Following its inaugural opening in 2021 the Manchester Indian Film Festival (MIFF) returns for a second year—this time with a bigger and more spectacular programme of indie films from Indian subcontinent.
Running from Sat 25 Jun – Wed 6 Jul, audiences can catch screenings at the likes of HOME, EVERYMAN, Ducie Street Warehouse, Manchester Poetry Library and The Carlton Club.
The Manchester Indian Film Festival is part of London Indian Film Festival and Birmingham Indian Festival and together it is the UK and Europe’s largest platform of South Asian independent films Indian, Bangladeshi, Pakistani, Sri Lankan).
Cary Rajinder Sawhney MBE., Festival Director said: “A big personal thankyou to our audiences in Manchester who, in spite of difficult times due to the pandemic last year, welcomed us to the city with so much warmth and support. Following that success, we are very excited to return in 2022 with an exciting, bigger, high-impact festival programme featuring film premieres, documentaries, and Q&A’s.
To kick start the festival film fans are invited to join MIFF at a special launch party at The Carlton Club supported by Manchester Indian Partnership. The event will see the screening of British Asian short Yaha Waha, a 30-minute documentary by Manchester-born director and street photographer Sarah Li focusing on two artists from different sides of London, and asking ‘what is it to be a second or third generation British Asian in 2020’s?’ Tickets are FREE and can be booked here.
The official opening night sees the city’s premiere of Little English, starring Ameet Channa of Bend It Like Beckham fame. A laugh out-loud story of a dysfunctional Punjabi family, the evening marks Pravesh Kumar’s debut feature and will also include a special Q&A.
Poetry on Screen features AT HOME – IN THE UK – ALHUMDULLILLAH, based on real stories shared with Manchester City Poet and resident Anjum Malik. This film is a privileged and intimate look into daily lives of Balqis Faroukh, Ayat Abo Al Jawz and Hayat Abouday as they dealt with the Lockdown and Ramadan together with their families. Anjum Malik will also be facilitating poetry workshops at Deeplish Community Centre and the final works by women from Rochdale will be presented at selected film screenings.
Further highlights include themed strands covering cinema-based and online movies starting with the ‘Young Rebels’ strand, with UK premieres of talented emerging film makers, showing South Asian young people’s real-life challenges and experiences; including Pakistani UK comedy Americanish.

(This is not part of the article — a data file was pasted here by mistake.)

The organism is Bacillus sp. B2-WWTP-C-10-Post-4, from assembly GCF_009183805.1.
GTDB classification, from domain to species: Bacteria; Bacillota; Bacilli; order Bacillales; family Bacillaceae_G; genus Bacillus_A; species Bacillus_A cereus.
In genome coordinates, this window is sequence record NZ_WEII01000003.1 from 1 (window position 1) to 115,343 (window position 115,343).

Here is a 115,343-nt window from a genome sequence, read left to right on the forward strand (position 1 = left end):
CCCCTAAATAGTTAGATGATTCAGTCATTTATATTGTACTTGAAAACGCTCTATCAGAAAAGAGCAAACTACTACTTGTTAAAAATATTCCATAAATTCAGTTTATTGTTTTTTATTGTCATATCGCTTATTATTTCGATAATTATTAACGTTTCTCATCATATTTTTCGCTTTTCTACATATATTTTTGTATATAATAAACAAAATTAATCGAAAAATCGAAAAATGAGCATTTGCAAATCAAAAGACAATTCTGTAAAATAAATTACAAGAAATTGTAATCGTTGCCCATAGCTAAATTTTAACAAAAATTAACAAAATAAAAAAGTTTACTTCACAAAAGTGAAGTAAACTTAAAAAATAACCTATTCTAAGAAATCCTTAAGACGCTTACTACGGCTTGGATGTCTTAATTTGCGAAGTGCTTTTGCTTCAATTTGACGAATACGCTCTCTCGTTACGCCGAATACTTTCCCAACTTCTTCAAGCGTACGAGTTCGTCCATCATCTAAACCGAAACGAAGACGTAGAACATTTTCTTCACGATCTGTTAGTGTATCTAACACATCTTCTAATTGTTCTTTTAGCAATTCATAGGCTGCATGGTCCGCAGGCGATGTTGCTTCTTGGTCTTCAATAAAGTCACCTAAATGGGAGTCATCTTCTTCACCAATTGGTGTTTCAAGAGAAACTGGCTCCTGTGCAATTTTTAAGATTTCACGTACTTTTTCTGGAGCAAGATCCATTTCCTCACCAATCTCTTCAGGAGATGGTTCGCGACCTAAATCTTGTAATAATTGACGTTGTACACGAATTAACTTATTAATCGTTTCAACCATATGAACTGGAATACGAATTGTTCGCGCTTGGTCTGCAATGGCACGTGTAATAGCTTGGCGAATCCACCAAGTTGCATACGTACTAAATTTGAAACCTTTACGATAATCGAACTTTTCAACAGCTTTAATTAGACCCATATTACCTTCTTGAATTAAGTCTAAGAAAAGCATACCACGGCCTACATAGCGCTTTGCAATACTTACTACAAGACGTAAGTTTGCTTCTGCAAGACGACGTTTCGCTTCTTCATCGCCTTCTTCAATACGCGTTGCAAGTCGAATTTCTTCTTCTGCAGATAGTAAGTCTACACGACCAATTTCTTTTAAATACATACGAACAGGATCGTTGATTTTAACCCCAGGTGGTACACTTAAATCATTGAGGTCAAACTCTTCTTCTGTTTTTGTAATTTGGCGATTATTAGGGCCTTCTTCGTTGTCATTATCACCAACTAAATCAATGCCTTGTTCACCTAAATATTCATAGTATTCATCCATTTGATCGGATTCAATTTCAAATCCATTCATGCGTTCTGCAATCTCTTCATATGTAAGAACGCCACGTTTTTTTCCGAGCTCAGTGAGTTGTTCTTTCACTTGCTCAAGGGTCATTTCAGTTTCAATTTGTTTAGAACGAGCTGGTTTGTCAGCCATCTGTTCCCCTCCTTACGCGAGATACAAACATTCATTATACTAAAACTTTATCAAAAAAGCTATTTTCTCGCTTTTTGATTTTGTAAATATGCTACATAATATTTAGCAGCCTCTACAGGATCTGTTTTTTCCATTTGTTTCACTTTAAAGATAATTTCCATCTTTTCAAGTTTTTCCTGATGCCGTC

The ‘Extra-Ordinary Lives’ strand includes the immigration film No Land’s Man, starring Nawazuddin Siddiqui and a phenomenal documentary touching on partition, Taangh.
In the ‘Women Make Movies’ strand the festival will show Rebana Liz John’s documentary Ladies Only, which explores feminist themes through the female-only compartments of Mumbai’s hectic trains. There’ll also be a special women-only screening and a 30th-anniversary restoration version of Mississippi Masala starring Denzel Washington and Sarita Choudhury.
The festival’s popular programme Too Desi Too Queer returns to HOME exploring the lives, experiences and well-being of South Asian LGBTQIA+ communities in the Subcontinent and diaspora, through a dynamic and thought-provoking selection of recent short films. A panel discussion will take place after the films attended by two local residents.
The ‘Save The Planet’ ecology strand brings Moving Upstream: Ganga and Chasing Sustainability: Tales from South Asia which will both be available on the festival’s online platform, and Audiences can catch the festival’s popular Satyajit Ray Short Film Competition, a rare chance to see the works of talented and emerging filmmakers who are exploring themes of South Asian experience.
Closing this year’s festivites is the super-feel good, Canadian basketball film Super-Fan: The Nav Bhatia Story. This unique and uplifting documentary focuses on the life of the Toronto Raptors biggest fan and the massive impact he has had on the city’s basketball community. This screening is supported by Manchester Giants who will host a Q&A with Nav Batia and Producer Rinku Ghei after the screening. Nick Nurse the Toronto Raptors current coach was the Manchester Giants Coach between 1998 – 2000.
- Bradley Lengden
- Published on:
- Fri 10 Jun 2022